50,000 troops have been brought to the area to provide assistance. However, emergency response is being made difficult by continuing poor weather and landslides that have cut off Wenchuan county. In Mianyang alone, one of the worst-hit cities, some 19,000 people are thought to be buried under rubble and the first rescuers to reach the epicenter state tens of thousands may be dead there as well. The Wenchuan town of Yingxiu has only 2,300 confirmed survivors from a 12,000-strong population. Some aid in the form of food, water and medicine has arrived by helicopter, but rotorcraft operations are very dangerous due to ongoing poor weather. Trucks loaded with noodles and biscuits were raided by crowds before the aid could be properly handed out. The People’s Liberation Army intends to send in paratroopers.

“They had better set up a distribution system, or we will be stealing what we can,” one survivor promised.

Meanwhile, accusations of blame over the scale of the effects have been leveled at construction companies and local authorities. The allegations say that the firms used substandard techniques and materials when building many projects, and corrupt local authorities deliberately ignored the problem. Some people have nicknamed the resulting structures “tofu buildings”, an allusion to the fact that they are alleged to be ‘as soft as tofu‘. “It’s nothing but corruption – they must have used sub-standard cement and steel,” said rescuer Dr Tian, who withheld his second name from journalists. It is also alleged that both local residents and international scientific organisations were ignored when they warned of a large impending earthquake.

As a mark of respect, the Olympic torch relay will be scaled back in response to the earthquake.

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How You Can Have A Wonderful Experience Through Your Dish Tv ?

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In a home the living room is the most lively area, where a family eats and spends quality time together. The one common source of entertainment for almost each and every family is the television. We have more choices these days because the number of channels have increased. This is the reason why many families have installed satellite dishes. As they have installed them families in the neighborhood, who have not got them installed are wondering why most people are opting for it. Many people are flabbergasted with rising population opting for satellite dishes. If you are wondering about the same thing then you need to know the reason; the reason is that more channels are offered at affordable rates. You must be having complaints of having to view picture of low quality, but once you get a dish television installed, you will have crystal clear picture quality. You will not have to browse through channels to find one channel which is not hazy during storms or rainy seasons. It will work will full precision at all times and in all weather conditions.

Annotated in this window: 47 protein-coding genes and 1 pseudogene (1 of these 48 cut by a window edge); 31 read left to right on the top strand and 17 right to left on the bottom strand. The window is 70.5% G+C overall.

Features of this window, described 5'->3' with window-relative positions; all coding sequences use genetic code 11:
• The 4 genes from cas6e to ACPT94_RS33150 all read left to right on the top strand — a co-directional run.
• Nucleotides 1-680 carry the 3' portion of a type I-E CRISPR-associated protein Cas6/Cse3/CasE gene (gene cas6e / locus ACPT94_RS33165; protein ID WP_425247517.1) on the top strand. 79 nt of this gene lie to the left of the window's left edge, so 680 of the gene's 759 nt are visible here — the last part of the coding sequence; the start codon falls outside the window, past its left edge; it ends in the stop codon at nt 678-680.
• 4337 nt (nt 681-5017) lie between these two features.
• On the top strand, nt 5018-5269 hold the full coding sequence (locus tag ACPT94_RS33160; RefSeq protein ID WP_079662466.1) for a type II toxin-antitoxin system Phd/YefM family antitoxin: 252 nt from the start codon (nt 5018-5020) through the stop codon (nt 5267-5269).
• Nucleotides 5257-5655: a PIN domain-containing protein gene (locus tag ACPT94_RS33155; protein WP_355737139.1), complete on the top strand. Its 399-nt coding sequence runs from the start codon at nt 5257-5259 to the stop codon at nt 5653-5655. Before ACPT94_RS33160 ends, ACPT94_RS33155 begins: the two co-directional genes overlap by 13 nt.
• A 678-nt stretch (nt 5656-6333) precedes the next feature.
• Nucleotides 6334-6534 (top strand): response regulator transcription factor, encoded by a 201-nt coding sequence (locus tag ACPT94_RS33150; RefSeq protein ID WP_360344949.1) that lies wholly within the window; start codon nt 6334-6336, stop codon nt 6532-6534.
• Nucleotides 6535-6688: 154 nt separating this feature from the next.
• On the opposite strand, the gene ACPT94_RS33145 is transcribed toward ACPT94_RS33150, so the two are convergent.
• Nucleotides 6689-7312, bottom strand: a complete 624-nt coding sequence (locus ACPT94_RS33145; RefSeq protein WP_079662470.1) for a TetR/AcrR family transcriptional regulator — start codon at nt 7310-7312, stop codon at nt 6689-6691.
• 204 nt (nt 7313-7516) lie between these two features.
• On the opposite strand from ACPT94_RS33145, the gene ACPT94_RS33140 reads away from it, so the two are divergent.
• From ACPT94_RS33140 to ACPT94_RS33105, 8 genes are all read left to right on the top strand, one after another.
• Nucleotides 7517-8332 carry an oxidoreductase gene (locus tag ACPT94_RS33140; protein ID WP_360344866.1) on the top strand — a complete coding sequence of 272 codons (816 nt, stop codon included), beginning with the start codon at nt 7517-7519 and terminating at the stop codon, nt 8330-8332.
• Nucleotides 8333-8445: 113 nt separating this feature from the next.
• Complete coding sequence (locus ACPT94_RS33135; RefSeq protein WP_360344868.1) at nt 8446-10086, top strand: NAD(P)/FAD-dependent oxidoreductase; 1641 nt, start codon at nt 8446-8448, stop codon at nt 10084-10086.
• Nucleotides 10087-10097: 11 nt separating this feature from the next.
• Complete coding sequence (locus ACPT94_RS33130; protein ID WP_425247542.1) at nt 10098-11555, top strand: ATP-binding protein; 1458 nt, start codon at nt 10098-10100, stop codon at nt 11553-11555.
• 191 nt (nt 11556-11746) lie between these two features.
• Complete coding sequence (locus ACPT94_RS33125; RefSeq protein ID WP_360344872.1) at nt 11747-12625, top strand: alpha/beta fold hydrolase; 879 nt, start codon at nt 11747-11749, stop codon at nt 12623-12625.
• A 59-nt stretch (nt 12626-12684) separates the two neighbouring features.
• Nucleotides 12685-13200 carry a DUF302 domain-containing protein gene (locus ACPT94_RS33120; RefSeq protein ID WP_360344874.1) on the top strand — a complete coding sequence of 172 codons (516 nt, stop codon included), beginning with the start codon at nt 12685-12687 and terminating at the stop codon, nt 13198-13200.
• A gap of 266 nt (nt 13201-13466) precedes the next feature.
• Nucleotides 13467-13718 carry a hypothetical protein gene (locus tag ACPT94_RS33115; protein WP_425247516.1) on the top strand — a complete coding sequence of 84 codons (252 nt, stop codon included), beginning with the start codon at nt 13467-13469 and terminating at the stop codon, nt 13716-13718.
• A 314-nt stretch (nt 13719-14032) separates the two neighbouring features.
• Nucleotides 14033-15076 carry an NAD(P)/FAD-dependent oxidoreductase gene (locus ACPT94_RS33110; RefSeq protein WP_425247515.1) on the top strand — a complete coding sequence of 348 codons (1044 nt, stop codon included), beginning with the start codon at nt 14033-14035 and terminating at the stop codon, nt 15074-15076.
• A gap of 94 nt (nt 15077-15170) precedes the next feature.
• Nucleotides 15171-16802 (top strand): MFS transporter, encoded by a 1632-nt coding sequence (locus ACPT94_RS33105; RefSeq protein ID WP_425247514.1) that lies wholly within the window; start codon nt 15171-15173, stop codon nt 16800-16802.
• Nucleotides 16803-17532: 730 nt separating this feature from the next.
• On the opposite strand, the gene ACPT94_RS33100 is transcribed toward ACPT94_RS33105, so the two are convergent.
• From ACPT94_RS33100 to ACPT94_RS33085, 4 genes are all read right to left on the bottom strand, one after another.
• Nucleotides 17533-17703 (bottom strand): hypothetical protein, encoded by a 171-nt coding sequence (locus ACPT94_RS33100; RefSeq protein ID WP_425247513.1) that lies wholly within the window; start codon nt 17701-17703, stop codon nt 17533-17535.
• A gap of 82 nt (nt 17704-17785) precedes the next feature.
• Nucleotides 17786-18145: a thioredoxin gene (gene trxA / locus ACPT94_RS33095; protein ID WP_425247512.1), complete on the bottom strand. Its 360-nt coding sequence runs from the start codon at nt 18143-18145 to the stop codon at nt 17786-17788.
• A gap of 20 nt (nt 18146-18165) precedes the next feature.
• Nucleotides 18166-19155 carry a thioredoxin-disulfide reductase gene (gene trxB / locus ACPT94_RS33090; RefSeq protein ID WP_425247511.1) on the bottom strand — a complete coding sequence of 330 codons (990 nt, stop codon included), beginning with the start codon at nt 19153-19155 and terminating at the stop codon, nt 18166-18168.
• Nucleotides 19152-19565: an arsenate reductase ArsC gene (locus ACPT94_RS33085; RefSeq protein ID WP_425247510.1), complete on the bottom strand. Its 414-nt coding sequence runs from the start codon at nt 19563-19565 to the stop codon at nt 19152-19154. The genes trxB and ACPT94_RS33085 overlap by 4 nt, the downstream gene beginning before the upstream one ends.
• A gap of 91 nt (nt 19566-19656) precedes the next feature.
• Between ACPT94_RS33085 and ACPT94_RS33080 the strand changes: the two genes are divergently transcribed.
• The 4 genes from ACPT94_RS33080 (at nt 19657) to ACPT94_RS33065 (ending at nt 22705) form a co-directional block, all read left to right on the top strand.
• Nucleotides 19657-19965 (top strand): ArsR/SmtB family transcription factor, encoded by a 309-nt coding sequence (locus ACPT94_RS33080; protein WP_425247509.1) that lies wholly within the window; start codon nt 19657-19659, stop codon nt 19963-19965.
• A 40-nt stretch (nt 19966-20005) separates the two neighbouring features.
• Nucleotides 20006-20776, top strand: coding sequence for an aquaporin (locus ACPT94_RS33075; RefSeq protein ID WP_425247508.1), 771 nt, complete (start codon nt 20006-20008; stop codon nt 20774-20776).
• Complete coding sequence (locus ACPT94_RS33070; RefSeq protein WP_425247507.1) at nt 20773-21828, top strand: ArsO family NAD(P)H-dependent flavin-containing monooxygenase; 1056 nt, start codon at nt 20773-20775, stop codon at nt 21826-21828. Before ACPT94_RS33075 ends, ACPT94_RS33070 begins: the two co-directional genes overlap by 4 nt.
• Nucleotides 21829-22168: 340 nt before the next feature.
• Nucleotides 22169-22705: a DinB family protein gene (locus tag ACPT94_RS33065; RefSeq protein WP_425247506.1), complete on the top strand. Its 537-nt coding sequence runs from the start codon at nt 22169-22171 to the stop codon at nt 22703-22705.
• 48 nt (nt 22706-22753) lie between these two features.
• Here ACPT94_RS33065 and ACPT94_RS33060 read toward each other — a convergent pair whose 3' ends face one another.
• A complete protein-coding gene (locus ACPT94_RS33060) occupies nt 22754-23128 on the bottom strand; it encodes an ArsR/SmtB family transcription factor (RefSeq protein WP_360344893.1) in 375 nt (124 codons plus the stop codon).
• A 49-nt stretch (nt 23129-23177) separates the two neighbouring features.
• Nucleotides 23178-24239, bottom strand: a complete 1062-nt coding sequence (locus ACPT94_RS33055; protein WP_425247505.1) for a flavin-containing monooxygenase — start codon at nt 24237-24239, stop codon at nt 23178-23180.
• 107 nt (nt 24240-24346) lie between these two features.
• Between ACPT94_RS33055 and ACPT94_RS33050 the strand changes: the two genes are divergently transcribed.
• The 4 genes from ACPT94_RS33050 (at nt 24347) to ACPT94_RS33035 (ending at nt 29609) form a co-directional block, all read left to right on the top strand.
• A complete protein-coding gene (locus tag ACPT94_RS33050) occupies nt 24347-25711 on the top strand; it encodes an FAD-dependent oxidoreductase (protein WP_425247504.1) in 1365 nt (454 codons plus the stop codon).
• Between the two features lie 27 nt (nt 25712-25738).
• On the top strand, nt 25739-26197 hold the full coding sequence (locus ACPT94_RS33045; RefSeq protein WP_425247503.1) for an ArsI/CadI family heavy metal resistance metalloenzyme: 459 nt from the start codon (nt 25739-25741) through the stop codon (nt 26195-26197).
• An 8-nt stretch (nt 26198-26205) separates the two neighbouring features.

Reasons for popularity of Dish TV is that it receives video as well as audio signals because it has an antenna which helps in streaming clear images and sounds. This quality broadcasting is lacking in cable connections. A small box which is also called Set Top Box is connected with the antenna and the television. In order to gain clarity of sound and image, the receiver of the dish has to be placed of roofs.

It might look very confusing for you to install a dish TV . Montrose, CO residents have got them installed and testify that you do not need to be confused. You do not need to worry about it, since technical aspect is taken care. When you get it installed, you have a whole new world open for you and your family. It is a really novel and satisfying experience when you are viewing your television with clear picture and great sound effect. You will also not have to worry about any interruption, their service is interrupted as receivers receive the signal directly from the satellite. You can get over the long and frustrating wait for channels to clear out, we cannot deny that we have all faced this anxiety when our favorite match or movie is being aired and the channels go kaput. With dish TV you do no longer have to face this kind of anxiety.

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Child released after spending entire life in Australian detention centre
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Child released after spending entire life in Australian detention centre

Tuesday, May 24, 2005

A Malaysian woman and her three year old daughter were released from Villawood Detention Centre on bridging visas yesterday after media coverage in Australia and Malaysia. Naomi Long, who recently turned three, was born in the Centre. Her mother, Virginia Long, was detained after trying to leave Australia on a false passport four years ago.

The plight of the young girl was revealed on ABC Radio’s PM program on March 5. Michael Dudley, a child and adolescent psychiatrist at Sydney Children’s Hospital who has visited the mother and daughter, spoke on the program of the importance of children mixing with others their own age, and the harm that prolonged detention was doing to Naomi.

“I mean that’s crucial to social development and emotional development in children and also, a sense of identity development and so on. She doesn’t have that opportunity and she’s also basically been brought up in prison, but in a highly abnormal environment with highly distressed people. It’s not an environment conducive to child development,” he said.